Paul is of the view that a journey is not emotionally complete until one has returned to its starting point. His port of return was not, alas, his port of departure; but as luck would have it he had called at a supermarket to stock up on the way out, and realised, back at the same supermarket there, after the trip, that his 18,000-mile voyage was now properly ended, in a supermarket aisle.
All in all a fascinating and engrossing account. Questions from the floor were many, varied, and telling. I am happy to report that no-one from our audience asked him whether, in the context of keeping an adequate watch as a single-hander crossing an ocean (always a controversial point), he always put in somewhere for the night. He mentioned he had been asked that vexing question, at some other yacht club gathering.
We have a rich and varied programme for 2014 – there will be talks by well-known external speakers, as before, plus more this year from our own members. Another quiz, a summer BBQ, and a brewery tour are also being planned.
We start the year with a talk by Paul Heiney, on 26th February, whose book The Last Man Across the Atlantic will be known to many of you. Members – if you want to come along please book your place here. Non-members – why not consider joining!
Membership renewals are now due for 2014. Please see “Notices to Members” in the Members Area for details.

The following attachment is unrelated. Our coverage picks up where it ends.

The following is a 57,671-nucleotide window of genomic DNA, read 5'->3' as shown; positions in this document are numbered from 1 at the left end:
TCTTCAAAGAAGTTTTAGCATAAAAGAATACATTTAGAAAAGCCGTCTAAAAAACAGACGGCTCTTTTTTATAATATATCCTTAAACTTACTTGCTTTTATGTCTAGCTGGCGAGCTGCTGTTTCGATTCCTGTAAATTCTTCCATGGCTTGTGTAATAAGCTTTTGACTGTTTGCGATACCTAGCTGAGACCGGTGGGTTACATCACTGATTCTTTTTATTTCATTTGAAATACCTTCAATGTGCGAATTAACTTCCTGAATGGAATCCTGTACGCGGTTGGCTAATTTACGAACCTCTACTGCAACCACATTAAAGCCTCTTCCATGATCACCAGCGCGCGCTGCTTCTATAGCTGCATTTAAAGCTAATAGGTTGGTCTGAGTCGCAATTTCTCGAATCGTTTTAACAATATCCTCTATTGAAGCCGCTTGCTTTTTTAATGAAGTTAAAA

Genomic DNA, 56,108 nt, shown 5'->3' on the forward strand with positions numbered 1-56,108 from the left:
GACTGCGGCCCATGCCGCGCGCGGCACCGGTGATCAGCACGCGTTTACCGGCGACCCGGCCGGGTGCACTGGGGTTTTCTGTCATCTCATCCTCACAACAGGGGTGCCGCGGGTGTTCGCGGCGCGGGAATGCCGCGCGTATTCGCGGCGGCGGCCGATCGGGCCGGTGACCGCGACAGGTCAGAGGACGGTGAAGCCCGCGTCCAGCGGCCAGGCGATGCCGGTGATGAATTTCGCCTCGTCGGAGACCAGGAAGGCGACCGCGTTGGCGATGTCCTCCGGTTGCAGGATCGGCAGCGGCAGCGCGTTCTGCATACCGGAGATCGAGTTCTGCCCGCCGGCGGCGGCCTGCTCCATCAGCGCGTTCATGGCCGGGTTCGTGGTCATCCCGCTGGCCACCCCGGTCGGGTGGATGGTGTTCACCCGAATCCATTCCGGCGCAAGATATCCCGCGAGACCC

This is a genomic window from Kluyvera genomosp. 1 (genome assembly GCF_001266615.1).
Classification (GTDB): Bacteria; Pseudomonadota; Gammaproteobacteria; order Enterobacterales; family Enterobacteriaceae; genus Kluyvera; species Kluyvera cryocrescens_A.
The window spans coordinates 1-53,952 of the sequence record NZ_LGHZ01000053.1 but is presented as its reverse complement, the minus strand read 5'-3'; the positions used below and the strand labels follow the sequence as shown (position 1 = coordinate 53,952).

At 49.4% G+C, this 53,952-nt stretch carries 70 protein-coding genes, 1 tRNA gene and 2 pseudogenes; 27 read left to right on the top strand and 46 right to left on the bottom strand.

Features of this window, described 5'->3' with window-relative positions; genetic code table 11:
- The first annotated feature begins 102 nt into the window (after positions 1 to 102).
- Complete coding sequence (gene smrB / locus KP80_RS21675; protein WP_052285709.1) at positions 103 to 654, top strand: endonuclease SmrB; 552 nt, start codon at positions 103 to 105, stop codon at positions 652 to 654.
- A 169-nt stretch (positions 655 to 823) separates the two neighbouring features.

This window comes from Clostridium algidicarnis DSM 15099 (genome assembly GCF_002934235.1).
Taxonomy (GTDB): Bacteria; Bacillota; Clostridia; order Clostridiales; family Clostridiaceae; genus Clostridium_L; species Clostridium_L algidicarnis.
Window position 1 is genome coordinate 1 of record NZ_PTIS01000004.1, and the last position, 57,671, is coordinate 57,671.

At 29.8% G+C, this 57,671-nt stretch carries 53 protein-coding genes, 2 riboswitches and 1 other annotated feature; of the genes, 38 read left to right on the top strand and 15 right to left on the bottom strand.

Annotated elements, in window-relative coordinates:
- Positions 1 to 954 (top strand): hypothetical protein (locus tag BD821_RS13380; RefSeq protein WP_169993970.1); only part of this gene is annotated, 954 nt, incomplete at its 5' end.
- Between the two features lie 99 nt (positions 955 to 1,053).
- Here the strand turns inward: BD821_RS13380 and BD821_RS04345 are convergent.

CNYC held its first AGM on Wednesday 28th. January at the Cotswold Club.
Trevor and Jo, who had worked so tirelessly to establish the club during 2013, had stepped down, and Duncan Wheatley thanked them and the other officers, on behalf of us all, for getting us off the pontoon so very successfully.
Trevor said he’d stressed that he wanted no fuss on his departure but we could not let them go without some form of ceremony.
There were a number of other changes on the bridge, and the following were voted in to form the new Committee:
The business part of the meeting over, we moved on to hear presentations from four club members, three talking about their exploits on the water last year (in one case the last decade and a bit) and one telling us about his ambitious plans for the next boat.
We also heard from Frances who is having a bit of a clear-out now she and James are retiring from active sailing. She mentioned in particular a 100 channel, 10-100 watts, KENWOOD TS-50S HF Transceiver (operating on ham & marine frequencies), with matching KENWOOD AT-50 Automatic Antenna Tuner, modem and other bits and pieces. If you are interested do take a look here and get in touch with James or her!
Holly Jones’ talked us through her adventurous voyage along the Norwegian seaboard to the land of the midnight sun, above the Arctic Circle. She shared pictures of craggy fjords, tranquil villages, dried cod, and, of course, that sun at midnight.
For those that missed it, here are some of the evocative photographs she shared with us, and a plan of the route she took.
The talk was entitled “Seventy at Seventy” for reasons a gentleman with any manners could not begin to guess at.
We very much look forward to her next talk, after she returns from a Pacific trip later this year.